A Dynamic Voltage Restorer for Voltage Sag Mitigation in a Refinery with Induction Motors Loads
Tarek I. El-Shennawy, Abdel-Mon’em Moussa, Mahmoud A. El-Gammal and Amr Y. Abou-Ghazala
DOI : 10.3844/ajeassp.2010.144.151
American Journal of Engineering and Applied Sciences
Volume 3, Issue 1
Problem statement: ANRPC is a refinery based in Alexandria, Egypt. The plant was subjected to several shutdowns due to tripping of large induction motors, either by under voltage or by over current relays, sometimes by the mechanical protection. The main cause for such unplanned shutdowns was voltage sags. The Dynamic Voltage Restorer (DVR) has recently been introduced to protect the industrial facilities from voltage sags and other voltage disturbances. Existing configurations and control techniques for the DVR aim at protecting industries of high-tech, loads with adjustable speed drives and other power-electronic based loads. Industries with induction motors loads require a complete different approach for the design and control of a suitable DVR. Owing to the inherit inertia of the induction motors and their capability to withstand short-duration, shallow sags, in addition to its tolerance to phase jumps, a DVR with low cost, fast response and simple controller could be configured to fulfill the voltage restoration requirements. Approach: In this study, a simple DVR was proposed, which utilized the classical Fourier Transform (FT) for sag detection and quantification, a controller based on feed-foreword technique which utilized the error signal (difference between the reference voltage and actual measured voltage) to trigger the switches of an inverter using a Pulse Width Modulation (PWM) scheme. The proposed DVR utilized energy from other available feeder or from energy storage unit through a rectifier. Modeling and simulation of the proposed DVR was implemented in the Matlab/Simulink workspace. Results: Simulation results showed that the proposed DVR was efficient in mitigating balanced, unbalanced, multistage and consecutive sags, as well as swells (over-voltages). The main shortcoming of the DVR, being a series device, is its inability to mitigate complete interruptions. Conclusion: The DVR should be configured with respect to the load requirements. With respect to induction motors loads with inherit inertia and insensitivity to phase jumps, the proposed DVR would be of lower cost, simpler controller and faster response.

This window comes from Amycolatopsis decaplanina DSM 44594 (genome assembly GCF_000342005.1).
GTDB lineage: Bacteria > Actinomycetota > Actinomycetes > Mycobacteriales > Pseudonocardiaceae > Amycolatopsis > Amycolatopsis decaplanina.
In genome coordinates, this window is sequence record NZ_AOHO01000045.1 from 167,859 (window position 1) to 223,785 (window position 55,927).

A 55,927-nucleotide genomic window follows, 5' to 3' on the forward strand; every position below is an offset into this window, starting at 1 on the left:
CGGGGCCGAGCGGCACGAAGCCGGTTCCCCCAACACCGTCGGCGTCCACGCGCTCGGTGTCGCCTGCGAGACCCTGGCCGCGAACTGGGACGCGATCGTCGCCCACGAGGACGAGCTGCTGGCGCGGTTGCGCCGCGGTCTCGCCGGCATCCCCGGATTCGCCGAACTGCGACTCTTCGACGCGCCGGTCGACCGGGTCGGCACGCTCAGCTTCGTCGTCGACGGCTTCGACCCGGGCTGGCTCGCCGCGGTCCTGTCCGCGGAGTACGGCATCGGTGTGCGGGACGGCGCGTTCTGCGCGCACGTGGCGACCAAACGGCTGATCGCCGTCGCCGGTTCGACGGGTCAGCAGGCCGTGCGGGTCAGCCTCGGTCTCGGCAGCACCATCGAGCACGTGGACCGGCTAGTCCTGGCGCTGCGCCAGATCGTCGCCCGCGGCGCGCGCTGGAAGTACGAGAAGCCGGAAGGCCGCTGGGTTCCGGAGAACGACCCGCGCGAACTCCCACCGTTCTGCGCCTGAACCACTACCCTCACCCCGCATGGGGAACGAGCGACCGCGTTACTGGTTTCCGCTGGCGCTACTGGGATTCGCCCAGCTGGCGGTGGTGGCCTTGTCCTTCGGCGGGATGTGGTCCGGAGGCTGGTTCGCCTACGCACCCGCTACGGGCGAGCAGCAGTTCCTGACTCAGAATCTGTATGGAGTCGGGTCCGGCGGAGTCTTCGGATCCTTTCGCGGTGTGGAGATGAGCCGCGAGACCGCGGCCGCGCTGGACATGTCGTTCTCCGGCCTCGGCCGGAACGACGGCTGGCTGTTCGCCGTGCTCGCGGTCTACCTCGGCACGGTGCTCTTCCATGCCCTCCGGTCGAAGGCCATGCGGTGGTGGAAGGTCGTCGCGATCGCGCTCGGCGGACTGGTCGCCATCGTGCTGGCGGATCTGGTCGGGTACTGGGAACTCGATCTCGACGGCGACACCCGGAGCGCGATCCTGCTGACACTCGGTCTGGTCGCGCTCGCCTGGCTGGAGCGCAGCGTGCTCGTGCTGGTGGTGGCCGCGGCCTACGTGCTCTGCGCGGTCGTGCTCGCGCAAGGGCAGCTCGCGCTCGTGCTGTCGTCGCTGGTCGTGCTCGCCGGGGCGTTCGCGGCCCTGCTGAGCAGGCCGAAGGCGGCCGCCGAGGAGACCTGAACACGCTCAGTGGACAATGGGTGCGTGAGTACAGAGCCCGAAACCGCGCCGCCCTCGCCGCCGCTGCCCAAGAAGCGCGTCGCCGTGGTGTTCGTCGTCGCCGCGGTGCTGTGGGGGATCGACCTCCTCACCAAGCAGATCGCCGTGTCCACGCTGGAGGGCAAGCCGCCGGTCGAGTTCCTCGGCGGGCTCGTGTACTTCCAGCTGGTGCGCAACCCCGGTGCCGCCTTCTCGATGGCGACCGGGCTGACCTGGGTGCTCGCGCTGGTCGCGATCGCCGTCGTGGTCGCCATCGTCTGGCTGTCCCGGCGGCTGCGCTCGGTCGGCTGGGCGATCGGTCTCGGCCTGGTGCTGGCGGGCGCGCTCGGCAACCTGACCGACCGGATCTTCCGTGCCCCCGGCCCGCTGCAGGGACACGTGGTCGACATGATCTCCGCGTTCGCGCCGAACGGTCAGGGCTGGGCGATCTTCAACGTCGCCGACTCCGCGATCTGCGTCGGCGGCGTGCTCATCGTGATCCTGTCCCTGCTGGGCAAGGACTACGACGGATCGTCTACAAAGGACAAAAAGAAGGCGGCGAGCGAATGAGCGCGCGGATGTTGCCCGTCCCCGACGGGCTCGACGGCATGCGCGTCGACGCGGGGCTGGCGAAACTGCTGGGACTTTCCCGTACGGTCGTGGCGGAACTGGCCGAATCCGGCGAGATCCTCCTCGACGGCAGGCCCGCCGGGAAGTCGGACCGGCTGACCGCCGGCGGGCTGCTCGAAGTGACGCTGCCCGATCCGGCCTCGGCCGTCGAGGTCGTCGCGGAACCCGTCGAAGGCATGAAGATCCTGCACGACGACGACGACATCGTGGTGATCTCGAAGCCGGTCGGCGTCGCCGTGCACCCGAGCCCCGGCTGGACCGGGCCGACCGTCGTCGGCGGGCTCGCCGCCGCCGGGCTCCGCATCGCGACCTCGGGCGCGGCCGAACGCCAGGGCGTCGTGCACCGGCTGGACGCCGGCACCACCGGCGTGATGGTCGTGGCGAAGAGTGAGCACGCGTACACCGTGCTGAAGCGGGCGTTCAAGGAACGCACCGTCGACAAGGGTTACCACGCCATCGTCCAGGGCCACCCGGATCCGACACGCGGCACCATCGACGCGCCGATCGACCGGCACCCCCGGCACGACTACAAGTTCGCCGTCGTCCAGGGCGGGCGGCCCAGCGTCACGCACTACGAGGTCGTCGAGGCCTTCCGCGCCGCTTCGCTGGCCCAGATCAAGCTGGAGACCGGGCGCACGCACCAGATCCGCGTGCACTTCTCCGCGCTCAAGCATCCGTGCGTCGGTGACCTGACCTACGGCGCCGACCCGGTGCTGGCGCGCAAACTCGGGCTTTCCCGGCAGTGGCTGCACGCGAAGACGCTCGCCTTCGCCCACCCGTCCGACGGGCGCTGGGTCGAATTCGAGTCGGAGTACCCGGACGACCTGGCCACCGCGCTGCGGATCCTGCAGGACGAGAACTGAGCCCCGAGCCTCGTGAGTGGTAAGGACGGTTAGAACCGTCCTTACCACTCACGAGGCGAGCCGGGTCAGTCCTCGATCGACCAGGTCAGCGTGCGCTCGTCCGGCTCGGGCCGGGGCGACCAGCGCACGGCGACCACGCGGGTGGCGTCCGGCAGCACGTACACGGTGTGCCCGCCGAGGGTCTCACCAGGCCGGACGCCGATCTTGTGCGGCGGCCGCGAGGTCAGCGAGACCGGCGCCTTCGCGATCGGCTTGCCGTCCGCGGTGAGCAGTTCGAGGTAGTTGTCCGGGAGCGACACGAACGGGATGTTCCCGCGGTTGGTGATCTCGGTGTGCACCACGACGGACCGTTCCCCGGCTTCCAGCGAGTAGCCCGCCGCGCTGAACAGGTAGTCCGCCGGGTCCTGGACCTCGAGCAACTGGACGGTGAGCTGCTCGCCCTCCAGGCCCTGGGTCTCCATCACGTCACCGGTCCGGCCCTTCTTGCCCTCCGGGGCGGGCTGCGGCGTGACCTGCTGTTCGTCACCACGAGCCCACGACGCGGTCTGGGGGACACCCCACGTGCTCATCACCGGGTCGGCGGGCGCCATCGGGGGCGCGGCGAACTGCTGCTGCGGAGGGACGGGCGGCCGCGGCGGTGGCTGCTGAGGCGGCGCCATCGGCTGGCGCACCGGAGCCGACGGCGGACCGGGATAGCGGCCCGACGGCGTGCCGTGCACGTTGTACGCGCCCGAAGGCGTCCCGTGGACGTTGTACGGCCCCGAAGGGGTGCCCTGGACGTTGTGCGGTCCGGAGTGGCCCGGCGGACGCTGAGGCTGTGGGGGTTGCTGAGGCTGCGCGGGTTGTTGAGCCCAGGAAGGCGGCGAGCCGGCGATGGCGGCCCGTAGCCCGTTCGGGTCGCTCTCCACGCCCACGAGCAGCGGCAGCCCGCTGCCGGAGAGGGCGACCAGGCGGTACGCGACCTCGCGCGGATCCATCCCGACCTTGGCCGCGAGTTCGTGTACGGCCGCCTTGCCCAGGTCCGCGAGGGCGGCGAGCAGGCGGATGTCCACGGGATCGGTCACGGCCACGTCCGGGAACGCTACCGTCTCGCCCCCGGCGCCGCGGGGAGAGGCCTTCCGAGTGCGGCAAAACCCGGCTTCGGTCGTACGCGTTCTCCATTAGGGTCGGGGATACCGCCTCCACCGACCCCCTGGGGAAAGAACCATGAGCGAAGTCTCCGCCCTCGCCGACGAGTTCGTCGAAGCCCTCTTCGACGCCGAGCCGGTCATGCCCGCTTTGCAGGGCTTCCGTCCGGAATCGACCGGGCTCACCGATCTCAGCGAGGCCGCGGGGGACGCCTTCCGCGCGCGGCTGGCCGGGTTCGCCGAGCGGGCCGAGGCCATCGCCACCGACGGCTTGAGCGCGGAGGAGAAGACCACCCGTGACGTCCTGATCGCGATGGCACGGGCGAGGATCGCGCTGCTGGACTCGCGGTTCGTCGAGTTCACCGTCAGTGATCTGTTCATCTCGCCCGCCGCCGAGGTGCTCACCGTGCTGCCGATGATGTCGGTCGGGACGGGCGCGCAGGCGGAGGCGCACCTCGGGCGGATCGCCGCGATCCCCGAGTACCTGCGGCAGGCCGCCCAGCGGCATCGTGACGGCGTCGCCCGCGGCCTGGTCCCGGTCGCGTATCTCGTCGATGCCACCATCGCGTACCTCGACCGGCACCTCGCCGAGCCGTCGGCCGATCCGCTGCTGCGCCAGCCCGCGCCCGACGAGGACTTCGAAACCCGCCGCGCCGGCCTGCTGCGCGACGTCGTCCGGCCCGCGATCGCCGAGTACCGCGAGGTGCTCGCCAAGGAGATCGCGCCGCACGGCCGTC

© 2010 Tarek I. El-Shennawy, Abdel-Mon’em Moussa, Mahmoud A. El-Gammal and Amr Y. Abou-Ghazala. This is an open access article distributed under the terms of the Creative Commons Attribution License, which permits unrestricted use, distribution, and reproduction in any medium, provided the original author and source are credited.